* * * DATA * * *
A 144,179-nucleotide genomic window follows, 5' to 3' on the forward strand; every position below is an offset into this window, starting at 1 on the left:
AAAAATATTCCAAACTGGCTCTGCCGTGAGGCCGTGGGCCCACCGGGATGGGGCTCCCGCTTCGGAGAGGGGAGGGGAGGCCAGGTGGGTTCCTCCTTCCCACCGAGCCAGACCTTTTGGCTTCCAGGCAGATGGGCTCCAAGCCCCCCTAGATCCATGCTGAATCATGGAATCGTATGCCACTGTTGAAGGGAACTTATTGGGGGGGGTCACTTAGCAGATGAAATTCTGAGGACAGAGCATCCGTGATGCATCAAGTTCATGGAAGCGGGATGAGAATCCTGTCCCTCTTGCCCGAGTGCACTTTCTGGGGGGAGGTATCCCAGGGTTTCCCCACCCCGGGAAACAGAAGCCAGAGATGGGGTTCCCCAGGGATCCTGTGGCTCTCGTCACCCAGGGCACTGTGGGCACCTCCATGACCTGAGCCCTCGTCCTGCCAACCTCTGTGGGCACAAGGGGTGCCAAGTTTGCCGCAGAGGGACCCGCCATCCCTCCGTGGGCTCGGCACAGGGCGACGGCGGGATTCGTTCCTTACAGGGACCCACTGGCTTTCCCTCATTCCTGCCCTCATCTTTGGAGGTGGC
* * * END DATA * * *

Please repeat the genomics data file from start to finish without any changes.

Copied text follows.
A 144,179-nucleotide genomic window follows, 5' to 3' on the forward strand; every position below is an offset into this window, starting at 1 on the left:
AAAAATATTCCAAACTGGCTCTGCCGTGAGGCCGTGGGCCCACCGGGATGGGGCTCCCGCTTCGGAGAGGGGAGGGGAGGCCAGGTGGGTTCCTCCTTCCCACCGAGCCAGACCTTTTGGCTTCCAGGCAGATGGGCTCCAAGCCCCCCTAGATCCATGCTGAATCATGGAATCGTATGCCACTGTTGAAGGGAACTTATTGGGGGGGGTCACTTAGCAGATGAAATTCTGAGGACAGAGCATCCGTGATGCATCAAGTTCATGGAAGCGGGATGAGAATCCTGTCCCTCTTGCCCGAGTGCACTTTCTGGGGGGAGGTATCCCAGGGTTTCCCCACCCCGGGAAACAGAAGCCAGAGATGGGGTTCCCCAGGGATCCTGTGGCTCTCGTCACCCAGGGCACTGTGGGCACCTCCATGACCTGAGCCCTCGTCCTGCCAACCTCTGTGGGCACAAGGGGTGCCAAGTTTGCCGCAGAGGGACCCGCCATCCCTCCGTGGGCTCGGCACAGGGCGACGGCGGGATTCGTTCCTTACAGGGACCCACTGGCTTTCCCTCATTCCTGCCCTCATCTTTGGAGGTGGC